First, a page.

Holocaust Remembrance Day, also known as Yom HaShoah, is an annual observance to honor the 6 million Jews who perished in the Holocaust. For me and so many others, the history of the Holocaust is quite personal.
I had a large extended family that had lived in Plonsk, Poland, for many generations. That all changed on Sept. 1, 1939, when Germany invaded Poland. Because my family was Jewish, they were subjected to discrimination and violence. Many died in concentration camps.
My father, Cantor Arthur Asher, an American studying in Europe, had met the family in Poland in 1937. He kept a journal with all of their names and relationships. By the end of the Holocaust, 73 members of my own family had been murdered by the Nazis. Those who did manage to escape tried to rebuild their lives in America, Australia and Israel.
It is through an examination of the Holocaust, and hearing the stories of survivors, that we are able to see the slow and systematic way in which people were labeled the “other,” dehumanized and then marked for murder.
In today’s atmosphere of political, cultural, ideological and racial divisions here in America, the mission of the Virginia Holocaust Museum is more relevant and vital to our society than ever.
The museum preserves and documents the history of the Holocaust. We strive to safeguard the stories of victims of genocide and educate our visitors about the dangers of hatred unchecked. We aim to inspire future generations of Virginians to fight prejudice and indifference. Our board and staff do not take this responsibility lightly.
Reports from the Anti-Defamation League tell us that anti-Semitism is on the rise. The attacks on synagogues in Pittsburgh, San Diego and other cities make the danger even more apparent.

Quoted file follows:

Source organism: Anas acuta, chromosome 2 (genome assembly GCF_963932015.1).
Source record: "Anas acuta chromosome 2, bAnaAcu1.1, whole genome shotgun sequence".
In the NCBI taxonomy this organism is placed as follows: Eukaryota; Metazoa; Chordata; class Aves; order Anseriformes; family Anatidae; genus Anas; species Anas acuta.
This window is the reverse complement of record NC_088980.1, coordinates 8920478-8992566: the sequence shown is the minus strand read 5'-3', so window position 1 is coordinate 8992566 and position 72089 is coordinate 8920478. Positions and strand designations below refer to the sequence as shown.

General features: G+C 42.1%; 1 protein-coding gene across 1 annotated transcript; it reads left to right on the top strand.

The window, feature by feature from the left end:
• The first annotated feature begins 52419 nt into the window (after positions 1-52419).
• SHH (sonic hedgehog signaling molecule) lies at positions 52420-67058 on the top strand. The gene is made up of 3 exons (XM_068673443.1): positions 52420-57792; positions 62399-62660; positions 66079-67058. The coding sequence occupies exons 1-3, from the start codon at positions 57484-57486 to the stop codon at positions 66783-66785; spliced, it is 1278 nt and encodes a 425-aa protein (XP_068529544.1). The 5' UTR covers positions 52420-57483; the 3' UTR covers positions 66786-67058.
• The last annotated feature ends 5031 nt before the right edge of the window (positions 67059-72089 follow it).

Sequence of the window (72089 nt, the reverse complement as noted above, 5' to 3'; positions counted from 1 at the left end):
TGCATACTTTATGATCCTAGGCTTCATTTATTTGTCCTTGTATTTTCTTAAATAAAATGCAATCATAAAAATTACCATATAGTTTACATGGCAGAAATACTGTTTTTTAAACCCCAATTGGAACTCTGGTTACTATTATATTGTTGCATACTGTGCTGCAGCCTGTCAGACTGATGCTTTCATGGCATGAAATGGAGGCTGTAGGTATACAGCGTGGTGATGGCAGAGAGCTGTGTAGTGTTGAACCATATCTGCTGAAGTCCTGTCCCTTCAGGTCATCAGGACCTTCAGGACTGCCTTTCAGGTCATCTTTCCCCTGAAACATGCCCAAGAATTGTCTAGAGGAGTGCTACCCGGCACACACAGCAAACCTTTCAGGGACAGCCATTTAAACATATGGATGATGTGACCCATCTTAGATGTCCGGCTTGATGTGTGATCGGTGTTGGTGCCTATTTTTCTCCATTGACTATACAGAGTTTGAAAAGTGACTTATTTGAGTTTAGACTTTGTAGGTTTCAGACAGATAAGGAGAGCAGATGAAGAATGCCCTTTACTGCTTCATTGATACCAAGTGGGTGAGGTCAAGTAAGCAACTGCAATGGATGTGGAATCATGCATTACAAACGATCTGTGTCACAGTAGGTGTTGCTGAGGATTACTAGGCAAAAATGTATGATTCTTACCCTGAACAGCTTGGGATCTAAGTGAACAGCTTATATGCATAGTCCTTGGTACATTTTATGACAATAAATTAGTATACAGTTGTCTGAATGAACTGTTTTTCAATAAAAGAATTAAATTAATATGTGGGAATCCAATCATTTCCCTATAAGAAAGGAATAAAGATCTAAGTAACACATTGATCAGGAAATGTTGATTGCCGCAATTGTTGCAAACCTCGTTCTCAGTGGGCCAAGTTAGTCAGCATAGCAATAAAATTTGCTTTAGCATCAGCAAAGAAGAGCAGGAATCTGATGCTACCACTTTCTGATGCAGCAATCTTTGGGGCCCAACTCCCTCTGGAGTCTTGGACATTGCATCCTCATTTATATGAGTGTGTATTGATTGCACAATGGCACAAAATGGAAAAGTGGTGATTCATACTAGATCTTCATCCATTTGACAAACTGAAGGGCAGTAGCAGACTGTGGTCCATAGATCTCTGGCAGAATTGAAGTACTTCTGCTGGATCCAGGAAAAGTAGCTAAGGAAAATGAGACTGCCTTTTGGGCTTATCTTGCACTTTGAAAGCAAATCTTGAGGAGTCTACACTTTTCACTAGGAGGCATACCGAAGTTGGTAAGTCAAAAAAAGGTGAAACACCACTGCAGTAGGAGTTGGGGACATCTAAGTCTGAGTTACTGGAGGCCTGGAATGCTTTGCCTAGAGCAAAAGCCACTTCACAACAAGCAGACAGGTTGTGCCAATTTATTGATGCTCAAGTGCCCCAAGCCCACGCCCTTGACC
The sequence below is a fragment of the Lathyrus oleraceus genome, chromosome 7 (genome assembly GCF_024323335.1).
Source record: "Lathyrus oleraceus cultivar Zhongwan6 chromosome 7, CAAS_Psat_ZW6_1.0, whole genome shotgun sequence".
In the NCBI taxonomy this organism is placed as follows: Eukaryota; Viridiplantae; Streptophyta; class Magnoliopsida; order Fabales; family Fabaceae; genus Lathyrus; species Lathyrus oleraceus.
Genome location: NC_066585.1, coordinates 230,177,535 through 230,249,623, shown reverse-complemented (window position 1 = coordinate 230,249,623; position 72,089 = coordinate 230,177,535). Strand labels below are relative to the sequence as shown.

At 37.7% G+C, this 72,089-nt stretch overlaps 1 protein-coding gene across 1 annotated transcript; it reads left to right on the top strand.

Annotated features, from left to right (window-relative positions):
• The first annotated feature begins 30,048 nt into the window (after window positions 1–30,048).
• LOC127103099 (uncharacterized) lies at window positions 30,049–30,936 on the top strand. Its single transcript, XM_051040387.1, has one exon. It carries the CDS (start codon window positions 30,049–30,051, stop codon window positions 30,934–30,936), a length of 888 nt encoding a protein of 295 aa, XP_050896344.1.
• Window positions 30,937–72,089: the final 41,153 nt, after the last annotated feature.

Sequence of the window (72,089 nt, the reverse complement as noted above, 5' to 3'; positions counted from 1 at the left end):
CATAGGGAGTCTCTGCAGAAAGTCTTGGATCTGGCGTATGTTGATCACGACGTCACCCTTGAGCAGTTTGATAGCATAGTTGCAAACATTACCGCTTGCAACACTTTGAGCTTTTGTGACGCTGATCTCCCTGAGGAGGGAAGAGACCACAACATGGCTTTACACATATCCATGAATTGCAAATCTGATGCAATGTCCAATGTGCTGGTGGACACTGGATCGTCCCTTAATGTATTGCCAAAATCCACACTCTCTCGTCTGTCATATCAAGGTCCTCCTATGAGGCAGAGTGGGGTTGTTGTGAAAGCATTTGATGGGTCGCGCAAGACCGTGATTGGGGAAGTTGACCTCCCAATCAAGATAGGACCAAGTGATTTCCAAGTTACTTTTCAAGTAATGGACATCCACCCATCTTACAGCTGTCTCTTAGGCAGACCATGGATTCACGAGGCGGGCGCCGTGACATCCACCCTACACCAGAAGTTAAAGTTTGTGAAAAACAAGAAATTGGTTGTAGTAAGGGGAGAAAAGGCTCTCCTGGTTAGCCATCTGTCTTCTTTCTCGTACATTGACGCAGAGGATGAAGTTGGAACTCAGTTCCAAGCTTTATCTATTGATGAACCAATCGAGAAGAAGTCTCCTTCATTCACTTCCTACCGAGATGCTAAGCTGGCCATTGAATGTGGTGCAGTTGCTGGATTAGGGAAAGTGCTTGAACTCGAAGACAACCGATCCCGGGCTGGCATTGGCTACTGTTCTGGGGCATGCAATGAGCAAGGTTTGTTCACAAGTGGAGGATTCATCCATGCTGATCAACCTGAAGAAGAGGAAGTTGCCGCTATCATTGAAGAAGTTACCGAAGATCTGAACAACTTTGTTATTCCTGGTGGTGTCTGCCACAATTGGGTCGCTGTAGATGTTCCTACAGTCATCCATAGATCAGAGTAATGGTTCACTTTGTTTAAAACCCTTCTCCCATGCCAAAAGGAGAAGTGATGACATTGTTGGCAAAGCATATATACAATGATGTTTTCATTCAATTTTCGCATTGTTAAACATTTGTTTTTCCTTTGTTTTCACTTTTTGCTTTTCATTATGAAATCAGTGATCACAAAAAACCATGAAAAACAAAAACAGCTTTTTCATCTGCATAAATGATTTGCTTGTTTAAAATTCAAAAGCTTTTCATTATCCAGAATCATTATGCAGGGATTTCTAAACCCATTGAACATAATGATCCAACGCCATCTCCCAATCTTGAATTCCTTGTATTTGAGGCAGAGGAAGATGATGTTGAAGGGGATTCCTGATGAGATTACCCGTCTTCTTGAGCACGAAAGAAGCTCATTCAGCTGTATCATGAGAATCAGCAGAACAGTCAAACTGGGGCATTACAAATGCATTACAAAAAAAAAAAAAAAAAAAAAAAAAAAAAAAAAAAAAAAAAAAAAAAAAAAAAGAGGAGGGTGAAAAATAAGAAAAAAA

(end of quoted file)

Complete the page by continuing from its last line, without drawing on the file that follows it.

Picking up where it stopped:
Attacks on Asian Americans now are at the forefront of our attention. The trial for the murder of George Floyd makes us even more aware of racism in our country. Therefore, we must remain vigilant and proactive in our efforts to identify and oppose bigotry and racism when we find it.
One of the ways that we can stand up to racism, bigotry and all forms of intolerance is to participate in this year’s virtual Yom HaShoah ceremony at the Virginia Holocaust Museum in Richmond on Sunday, April 11, at 3 p.m.
The program features the lighting of the Holocaust Memorial Candles by survivor families. Six candles represent the 6 million Jews killed in the Holocaust and one of the candles is shorter than the others to signify the 1.5 million children who died.
During the ceremony, James A. Grymes, professor at UNC Charlotte, will share some insights from his book, “Violins of Hope: Instruments of Hope and Liberation in Mankind’s Darkest Hour,” about the violins that were played in the camps and survived the Holocaust.
Lovingly refurbished, these violins are tangible memorials that will be played on concert states all over the world, thereby restoring the voices of those we have lost and reminding us of the hope for a better tomorrow.
Now more than ever, Yom HaShoah reminds us to speak up against intolerance, injustice and racism. Please join us. Tell the Holocaust survivors and other victims of hatred that you stand with them. We are stronger together.
Samuel H. Asher is executive director of the Virginia Holocaust Museum. Contact him at: firstname.lastname@example.org
Information about the Yom HaShoah observance can be found at: vaholocaust.org
The program features the lighting of the Holocaust Memorial Candles by survivor families. Six candles represent the six million Jews killed in the Holocaust and one of the candles is shorter than the others to signify the 1.5 million children who died.